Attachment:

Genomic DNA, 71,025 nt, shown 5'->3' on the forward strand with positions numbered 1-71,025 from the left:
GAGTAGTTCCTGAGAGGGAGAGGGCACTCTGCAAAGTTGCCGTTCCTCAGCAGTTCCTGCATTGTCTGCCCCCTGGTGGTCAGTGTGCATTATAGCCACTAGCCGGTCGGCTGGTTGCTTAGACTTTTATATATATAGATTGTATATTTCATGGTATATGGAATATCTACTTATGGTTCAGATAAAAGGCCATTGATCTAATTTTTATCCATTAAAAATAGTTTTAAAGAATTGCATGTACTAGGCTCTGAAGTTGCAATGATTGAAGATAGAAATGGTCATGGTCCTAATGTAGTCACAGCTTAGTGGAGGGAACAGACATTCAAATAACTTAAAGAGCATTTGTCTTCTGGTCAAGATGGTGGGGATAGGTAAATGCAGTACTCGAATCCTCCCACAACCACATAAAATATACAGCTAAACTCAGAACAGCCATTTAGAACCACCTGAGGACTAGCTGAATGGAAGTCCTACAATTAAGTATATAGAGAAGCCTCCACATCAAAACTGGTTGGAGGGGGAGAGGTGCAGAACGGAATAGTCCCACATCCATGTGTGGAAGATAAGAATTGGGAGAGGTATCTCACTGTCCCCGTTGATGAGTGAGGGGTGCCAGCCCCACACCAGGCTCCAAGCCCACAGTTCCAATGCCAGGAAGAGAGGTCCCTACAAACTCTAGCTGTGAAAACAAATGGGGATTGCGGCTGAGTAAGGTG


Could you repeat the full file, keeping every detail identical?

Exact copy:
Genomic DNA, 71,025 nt, shown 5'->3' on the forward strand with positions numbered 1-71,025 from the left:
GAGTAGTTCCTGAGAGGGAGAGGGCACTCTGCAAAGTTGCCGTTCCTCAGCAGTTCCTGCATTGTCTGCCCCCTGGTGGTCAGTGTGCATTATAGCCACTAGCCGGTCGGCTGGTTGCTTAGACTTTTATATATATAGATTGTATATTTCATGGTATATGGAATATCTACTTATGGTTCAGATAAAAGGCCATTGATCTAATTTTTATCCATTAAAAATAGTTTTAAAGAATTGCATGTACTAGGCTCTGAAGTTGCAATGATTGAAGATAGAAATGGTCATGGTCCTAATGTAGTCACAGCTTAGTGGAGGGAACAGACATTCAAATAACTTAAAGAGCATTTGTCTTCTGGTCAAGATGGTGGGGATAGGTAAATGCAGTACTCGAATCCTCCCACAACCACATAAAATATACAGCTAAACTCAGAACAGCCATTTAGAACCACCTGAGGACTAGCTGAATGGAAGTCCTACAATTAAGTATATAGAGAAGCCTCCACATCAAAACTGGTTGGAGGGGGAGAGGTGCAGAACGGAATAGTCCCACATCCATGTGTGGAAGATAAGAATTGGGAGAGGTATCTCACTGTCCCCGTTGATGAGTGAGGGGTGCCAGCCCCACACCAGGCTCCAAGCCCACAGTTCCAATGCCAGGAAGAGAGGTCCCTACAAACTCTAGCTGTGAAAACAAATGGGGATTGCGGCTGAGTAAGGTG